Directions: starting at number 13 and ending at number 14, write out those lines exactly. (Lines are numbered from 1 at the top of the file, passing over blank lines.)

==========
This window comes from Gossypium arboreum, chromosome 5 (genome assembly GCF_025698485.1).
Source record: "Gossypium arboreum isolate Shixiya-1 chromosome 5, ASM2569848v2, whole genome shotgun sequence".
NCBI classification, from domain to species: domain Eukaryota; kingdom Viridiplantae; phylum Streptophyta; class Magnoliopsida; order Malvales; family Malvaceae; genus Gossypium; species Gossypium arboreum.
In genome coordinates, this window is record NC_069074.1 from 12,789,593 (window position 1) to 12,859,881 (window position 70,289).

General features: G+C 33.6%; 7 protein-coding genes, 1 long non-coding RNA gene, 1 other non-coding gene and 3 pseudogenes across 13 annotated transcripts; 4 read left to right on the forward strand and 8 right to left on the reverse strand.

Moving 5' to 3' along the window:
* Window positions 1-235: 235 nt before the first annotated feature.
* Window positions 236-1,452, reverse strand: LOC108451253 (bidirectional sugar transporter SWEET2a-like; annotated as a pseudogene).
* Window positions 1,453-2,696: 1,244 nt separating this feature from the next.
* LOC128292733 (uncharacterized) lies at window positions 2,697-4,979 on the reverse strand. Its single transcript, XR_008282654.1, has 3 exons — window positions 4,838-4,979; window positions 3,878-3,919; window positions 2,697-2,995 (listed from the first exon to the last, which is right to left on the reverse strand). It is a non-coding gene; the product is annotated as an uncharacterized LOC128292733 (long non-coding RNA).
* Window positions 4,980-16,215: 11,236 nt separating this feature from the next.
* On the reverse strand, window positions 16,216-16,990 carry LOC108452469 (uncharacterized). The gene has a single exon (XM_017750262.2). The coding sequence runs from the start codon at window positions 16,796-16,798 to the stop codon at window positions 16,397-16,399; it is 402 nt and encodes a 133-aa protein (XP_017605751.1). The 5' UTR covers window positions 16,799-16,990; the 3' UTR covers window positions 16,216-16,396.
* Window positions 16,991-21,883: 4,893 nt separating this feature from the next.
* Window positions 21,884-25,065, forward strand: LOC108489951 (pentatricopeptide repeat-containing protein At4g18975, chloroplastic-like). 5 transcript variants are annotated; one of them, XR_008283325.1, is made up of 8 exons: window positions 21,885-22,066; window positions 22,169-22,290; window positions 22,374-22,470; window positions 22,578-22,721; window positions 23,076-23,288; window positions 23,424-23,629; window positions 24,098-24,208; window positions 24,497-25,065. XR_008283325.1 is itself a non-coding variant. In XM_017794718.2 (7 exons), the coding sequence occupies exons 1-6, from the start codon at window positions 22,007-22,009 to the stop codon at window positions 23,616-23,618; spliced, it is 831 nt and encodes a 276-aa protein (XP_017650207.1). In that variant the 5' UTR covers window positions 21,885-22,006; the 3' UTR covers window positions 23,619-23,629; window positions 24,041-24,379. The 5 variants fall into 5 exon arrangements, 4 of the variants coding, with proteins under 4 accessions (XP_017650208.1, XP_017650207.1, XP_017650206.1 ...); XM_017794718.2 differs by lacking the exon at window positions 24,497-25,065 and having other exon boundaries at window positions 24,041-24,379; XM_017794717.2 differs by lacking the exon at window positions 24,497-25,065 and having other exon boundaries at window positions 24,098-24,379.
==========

* Window positions 16,991-21,883: 4,893 nt separating this feature from the next.
* Window positions 21,884-25,065, forward strand: LOC108489951 (pentatricopeptide repeat-containing protein At4g18975, chloroplastic-like). 5 transcript variants are annotated; one of them, XR_008283325.1, is made up of 8 exons: window positions 21,885-22,066; window positions 22,169-22,290; window positions 22,374-22,470; window positions 22,578-22,721; window positions 23,076-23,288; window positions 23,424-23,629; window positions 24,098-24,208; window positions 24,497-25,065. XR_008283325.1 is itself a non-coding variant. In XM_017794718.2 (7 exons), the coding sequence occupies exons 1-6, from the start codon at window positions 22,007-22,009 to the stop codon at window positions 23,616-23,618; spliced, it is 831 nt and encodes a 276-aa protein (XP_017650207.1). In that variant the 5' UTR covers window positions 21,885-22,006; the 3' UTR covers window positions 23,619-23,629; window positions 24,041-24,379. The 5 variants fall into 5 exon arrangements, 4 of the variants coding, with proteins under 4 accessions (XP_017650208.1, XP_017650207.1, XP_017650206.1 ...); XM_017794718.2 differs by lacking the exon at window positions 24,497-25,065 and having other exon boundaries at window positions 24,041-24,379; XM_017794717.2 differs by lacking the exon at window positions 24,497-25,065 and having other exon boundaries at window positions 24,098-24,379.